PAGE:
printk() – It’s Old, What Can We Do to Make It Young Again? – Steven Rostedt, VMware & Sergey Senozhatsky, Samsung Electronics

Sergey made the patches, Steven is the reviewer, so Sergey did the presentation.

printk() is complicated. It takes a number of locks, which ones exactly depends on your .config. In addition, you can do printk() from an NMI that interrupted an NMI. It is easy to deadlock, e.g. printk() may take the scheduler spinlock, so you can’t use it in the scheduler when that lock is taken already. lockdep as well: reporting a deadlock will call printk() again. Therefore, for a long time printk() idd lockdep_off() and disables the RCU validator.

So printk_safe was created. This allows printk() to be reentrant, enables lockdep again in printk(), and generally make printk() less deadlock prone. But it’s not quite reentrant yet. printk_safe() can’t be called from sleeping context.

The fundamental prolbem is that printk depends on two different types of locks: locks internal to printk, and locks that come from somewhere else (e.g. locks in the serial driver). A solution would be to do printk_deferred() everywhere, which means just one internal lock. But the actual printing has to be done somewhere, and in bad lockup scenarios there is no guarantee that e.g. IRQ context will ever arrive again. Alternatively, we could fallback on early_printk which doesn’t do locking but breaks e.g. dmesg. For example, add a write_on_panic() callback to the console struct that is completely lockless and can’t be called from any context except panic().

There used to be zap_locks() in printk that would drop locks when it detects recursion, but that only looked at the internal locks while the external ones are actually the tricky ones. Since there is now a better way of handling recursion, the function is removed. However, the zap_locks() approach could be used in console drivers. Add a zap_locks() member and call it from panic context so that you can re-enter the write() function.

It could also be possible to remove locking from the console drivers, i.e. the console functions don’t do any locking themselves, the callers do, by calling a lock()/unlock() member.

console_sem is used for a lot more than printk(). printk() uses it to make sure the print happens only on a single CPU. The console also uses it to handle line wrapping, UTF8 encoding, avoid mixing with TTY processing, cursor blinking, avoiding race between printk() from user context and printk() from IRQ, … Also for non-printk() related things: power management, adding/removing consoles. Some of these can schedule() with console_sem held. This means that in a livelock situation, printk() won’t come out again because it won’t acquire the console_sem.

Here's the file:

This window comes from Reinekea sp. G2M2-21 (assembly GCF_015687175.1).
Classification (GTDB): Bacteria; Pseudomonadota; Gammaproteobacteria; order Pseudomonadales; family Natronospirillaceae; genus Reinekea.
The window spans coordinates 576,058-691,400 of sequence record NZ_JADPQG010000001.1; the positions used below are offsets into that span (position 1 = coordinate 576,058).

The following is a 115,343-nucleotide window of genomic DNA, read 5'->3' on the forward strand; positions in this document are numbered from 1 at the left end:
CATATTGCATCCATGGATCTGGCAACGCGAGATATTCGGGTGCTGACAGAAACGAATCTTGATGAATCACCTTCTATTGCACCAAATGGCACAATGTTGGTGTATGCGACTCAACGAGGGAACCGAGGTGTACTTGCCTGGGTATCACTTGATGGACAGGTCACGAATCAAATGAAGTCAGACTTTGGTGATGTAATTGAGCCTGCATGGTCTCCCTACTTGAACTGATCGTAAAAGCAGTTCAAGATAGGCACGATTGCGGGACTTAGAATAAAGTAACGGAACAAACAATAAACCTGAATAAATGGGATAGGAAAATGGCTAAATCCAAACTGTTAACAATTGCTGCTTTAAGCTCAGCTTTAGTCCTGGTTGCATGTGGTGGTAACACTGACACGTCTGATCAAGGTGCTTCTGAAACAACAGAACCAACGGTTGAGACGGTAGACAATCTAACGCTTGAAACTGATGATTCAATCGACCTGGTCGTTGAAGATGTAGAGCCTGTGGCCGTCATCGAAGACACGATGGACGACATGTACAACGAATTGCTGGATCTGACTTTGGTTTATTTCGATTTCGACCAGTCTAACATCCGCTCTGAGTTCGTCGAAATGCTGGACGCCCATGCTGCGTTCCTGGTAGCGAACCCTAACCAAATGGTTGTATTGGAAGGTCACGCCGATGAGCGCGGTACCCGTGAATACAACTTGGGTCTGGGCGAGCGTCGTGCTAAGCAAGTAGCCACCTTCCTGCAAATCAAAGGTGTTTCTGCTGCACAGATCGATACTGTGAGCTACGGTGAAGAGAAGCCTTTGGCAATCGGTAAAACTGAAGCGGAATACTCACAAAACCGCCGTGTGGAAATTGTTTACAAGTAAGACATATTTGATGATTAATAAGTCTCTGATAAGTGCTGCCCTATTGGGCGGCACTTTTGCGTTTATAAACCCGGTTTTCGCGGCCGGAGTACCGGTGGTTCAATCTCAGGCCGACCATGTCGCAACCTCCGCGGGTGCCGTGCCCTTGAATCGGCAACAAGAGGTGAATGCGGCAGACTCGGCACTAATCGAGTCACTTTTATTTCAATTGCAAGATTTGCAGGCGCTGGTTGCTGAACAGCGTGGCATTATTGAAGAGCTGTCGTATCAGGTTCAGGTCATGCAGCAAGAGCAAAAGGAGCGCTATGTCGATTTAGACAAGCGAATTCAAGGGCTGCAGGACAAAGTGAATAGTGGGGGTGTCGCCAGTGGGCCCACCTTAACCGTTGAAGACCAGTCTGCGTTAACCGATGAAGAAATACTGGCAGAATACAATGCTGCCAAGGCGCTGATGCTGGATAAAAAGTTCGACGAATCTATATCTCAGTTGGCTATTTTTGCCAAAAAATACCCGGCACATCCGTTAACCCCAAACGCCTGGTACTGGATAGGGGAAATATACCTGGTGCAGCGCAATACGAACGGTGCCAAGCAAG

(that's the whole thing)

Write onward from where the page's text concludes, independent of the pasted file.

The problem is that printk() is a mix of different subsystems: framebuffers, serial ports, TTY, sched, timekeeping, …. Maybe it’s time for a new printk() API. Change into a polling API: printk just goes into a buffer, and the consoles poll the log buffer. This allows to remove console_sem. This is in fact how serial drivers work already: they transmit xmit characters out of their buffer. This might even work with not all consoles working in polling mode. The problem is that there is no immediate flush, so when printk() returns the message is not printed yet.

printk() makes sure there is just one CPU printing the buffer, the other CPUs just append to the buffer. The printing CPU continues printing until the buffer is empty. However, if the printing CPU is in atomic context, IRQ, you’re adding unbounded latency which is some kind of lockup. So you’d like some preemption points in there. But that doesn’t solve all problems, and also slows printk() down which is an issue for e.g. OOM print which slows down OOM killer. So for some people it’s actually making things worse. Again, polling could be a solution, but now from printk_thread, but that didn’t work. People really want to have direct printk(), because you want it when your system dies.














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